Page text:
Most consumer goods companies fall into one of two camps: cyclical or defensive. The former, of course, indicates that the goods that the company sells are either not necessary or are a luxury purchase which can be avoided during challenging economic periods. The latter, meanwhile, are day-to-day items which are required and people could not do without.
Clearly, companies focused on necessity products such as food and clothing are likely to offer more stable financial performance than their cyclical peers. However, at the same time, cyclical companies can offer more upside in the long run – as long as you are able to stomach above-average volatility. Therefore, a mix of the two can prove to be a prudent and logical way forward for Foolish investors.
With the UK economy continuing to go from strength to strength, cyclical consumer goods companies such as furniture seller, DFS (LSE: DFS), and Express Gifts owner, Findel (LSE: FDL), are on the up. Both companies are forecast to increase their earnings at a rapid rate, with DFS’s bottom line set to rise by 16% next year and Findel’s by as much as 21% in the current year. Clearly, such strong growth rates could act as positive catalysts on the share prices of the two companies, since they are at least double the growth rate of the wider index.
Despite this, both DFS and Findel trade on low valuation multiples, which indicate that they offer wide margins of safety. This appears to swing the risk/reward ratio in the investor’s favour, with DFS having a price to earnings growth (PEG) ratio of just 0.8 and Findel’s being even lower at 0.4. As such, and while they are cyclical businesses, they appear to be worth buying at the present time.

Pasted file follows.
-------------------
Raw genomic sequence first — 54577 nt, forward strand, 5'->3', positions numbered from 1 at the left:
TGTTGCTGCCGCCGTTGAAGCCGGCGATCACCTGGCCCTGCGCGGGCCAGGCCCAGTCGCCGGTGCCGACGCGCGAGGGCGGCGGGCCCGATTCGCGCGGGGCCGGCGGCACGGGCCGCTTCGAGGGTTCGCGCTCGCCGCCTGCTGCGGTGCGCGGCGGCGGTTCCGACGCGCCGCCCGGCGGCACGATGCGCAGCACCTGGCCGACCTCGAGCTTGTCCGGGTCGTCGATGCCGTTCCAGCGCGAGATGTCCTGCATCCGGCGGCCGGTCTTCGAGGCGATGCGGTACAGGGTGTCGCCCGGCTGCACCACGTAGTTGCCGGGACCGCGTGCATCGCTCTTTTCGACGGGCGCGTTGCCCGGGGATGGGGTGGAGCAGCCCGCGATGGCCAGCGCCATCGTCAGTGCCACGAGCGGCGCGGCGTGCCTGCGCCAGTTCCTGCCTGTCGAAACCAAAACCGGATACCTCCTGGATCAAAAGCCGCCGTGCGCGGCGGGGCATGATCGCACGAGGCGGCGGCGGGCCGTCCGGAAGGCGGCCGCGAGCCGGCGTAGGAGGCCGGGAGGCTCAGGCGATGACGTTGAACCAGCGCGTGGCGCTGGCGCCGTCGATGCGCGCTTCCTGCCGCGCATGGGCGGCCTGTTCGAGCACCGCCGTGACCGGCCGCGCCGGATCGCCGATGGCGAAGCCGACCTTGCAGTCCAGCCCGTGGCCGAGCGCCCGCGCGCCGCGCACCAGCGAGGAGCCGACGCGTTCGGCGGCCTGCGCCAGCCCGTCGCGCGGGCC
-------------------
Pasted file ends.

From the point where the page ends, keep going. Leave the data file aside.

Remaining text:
Meanwhile, Unilever (LSE: ULVR) (NYSE: UL.US) and Morrisons (LSE: MRW) are far more defensive than DFS or Findel. In Unilever’s case, its defensive sales profile comes via the strength of its brands, since there are cheaper shampoos and other personal care products available.
However, even during challenging periods for the global economy, Unilever continues to command relatively high margins and, with over half of its revenue being derived from emerging markets, its growth rate is also very appealing. In fact, Unilever is set to grow its top line by 4.7% next year and, with cost savings and efficiencies to come through, its bottom line growth should be higher and could catalyse investor sentiment.
Of course, the sale of food is defensive since it is a necessity for all individuals. However, the pressure on household budgets in recent years has meant that many consumers have traded down to discount, no-frills operators such as Aldi and Lidl. This has meant that supermarkets such as Morrisons have lost out, with the company’s sales stagnating in the last five years, with heavy discounting and promotional offers causing margins to be squeezed heavily.
As such, Morrisons has made a loss in each of the last two years but, in the current year, it is expected to turn this around to post a profit of £377m on a pretax basis. And, with growth of 20% expected for next year, it could prove to be a surprisingly strong performer over the medium term – especially since it has a price to earnings (P/E) ratio of 15.6.
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Peter Stephens owns shares of Findel, Morrisons, and Unilever. The Motley Fool UK owns shares of Unilever. We Fools don't all hold the same opinions, but we all believe that considering a diverse range of insights makes us better investors.